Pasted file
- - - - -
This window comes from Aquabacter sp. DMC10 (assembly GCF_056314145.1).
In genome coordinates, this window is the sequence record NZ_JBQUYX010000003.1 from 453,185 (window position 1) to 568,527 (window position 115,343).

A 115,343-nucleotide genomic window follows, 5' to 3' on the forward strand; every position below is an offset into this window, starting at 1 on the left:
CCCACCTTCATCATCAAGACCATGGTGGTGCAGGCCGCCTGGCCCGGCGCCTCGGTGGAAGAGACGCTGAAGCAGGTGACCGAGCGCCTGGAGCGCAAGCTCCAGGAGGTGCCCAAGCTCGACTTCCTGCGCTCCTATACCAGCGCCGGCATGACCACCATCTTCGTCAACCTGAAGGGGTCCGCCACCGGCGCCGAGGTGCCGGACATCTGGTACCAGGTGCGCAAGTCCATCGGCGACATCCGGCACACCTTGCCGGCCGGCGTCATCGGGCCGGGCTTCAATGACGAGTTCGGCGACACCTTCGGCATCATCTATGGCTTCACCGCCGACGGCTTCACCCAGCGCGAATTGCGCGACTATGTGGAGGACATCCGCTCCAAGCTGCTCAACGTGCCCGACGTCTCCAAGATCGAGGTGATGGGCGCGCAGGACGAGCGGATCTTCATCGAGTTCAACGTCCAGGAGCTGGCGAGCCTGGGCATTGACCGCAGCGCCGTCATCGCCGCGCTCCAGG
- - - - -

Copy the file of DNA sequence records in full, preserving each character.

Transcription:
This window comes from Aquabacter sp. DMC10 (assembly GCF_056314145.1).
In genome coordinates, this window is the sequence record NZ_JBQUYX010000003.1 from 453,185 (window position 1) to 568,527 (window position 115,343).

A 115,343-nucleotide genomic window follows, 5' to 3' on the forward strand; every position below is an offset into this window, starting at 1 on the left:
CCCACCTTCATCATCAAGACCATGGTGGTGCAGGCCGCCTGGCCCGGCGCCTCGGTGGAAGAGACGCTGAAGCAGGTGACCGAGCGCCTGGAGCGCAAGCTCCAGGAGGTGCCCAAGCTCGACTTCCTGCGCTCCTATACCAGCGCCGGCATGACCACCATCTTCGTCAACCTGAAGGGGTCCGCCACCGGCGCCGAGGTGCCGGACATCTGGTACCAGGTGCGCAAGTCCATCGGCGACATCCGGCACACCTTGCCGGCCGGCGTCATCGGGCCGGGCTTCAATGACGAGTTCGGCGACACCTTCGGCATCATCTATGGCTTCACCGCCGACGGCTTCACCCAGCGCGAATTGCGCGACTATGTGGAGGACATCCGCTCCAAGCTGCTCAACGTGCCCGACGTCTCCAAGATCGAGGTGATGGGCGCGCAGGACGAGCGGATCTTCATCGAGTTCAACGTCCAGGAGCTGGCGAGCCTGGGCATTGACCGCAGCGCCGTCATCGCCGCGCTCCAGG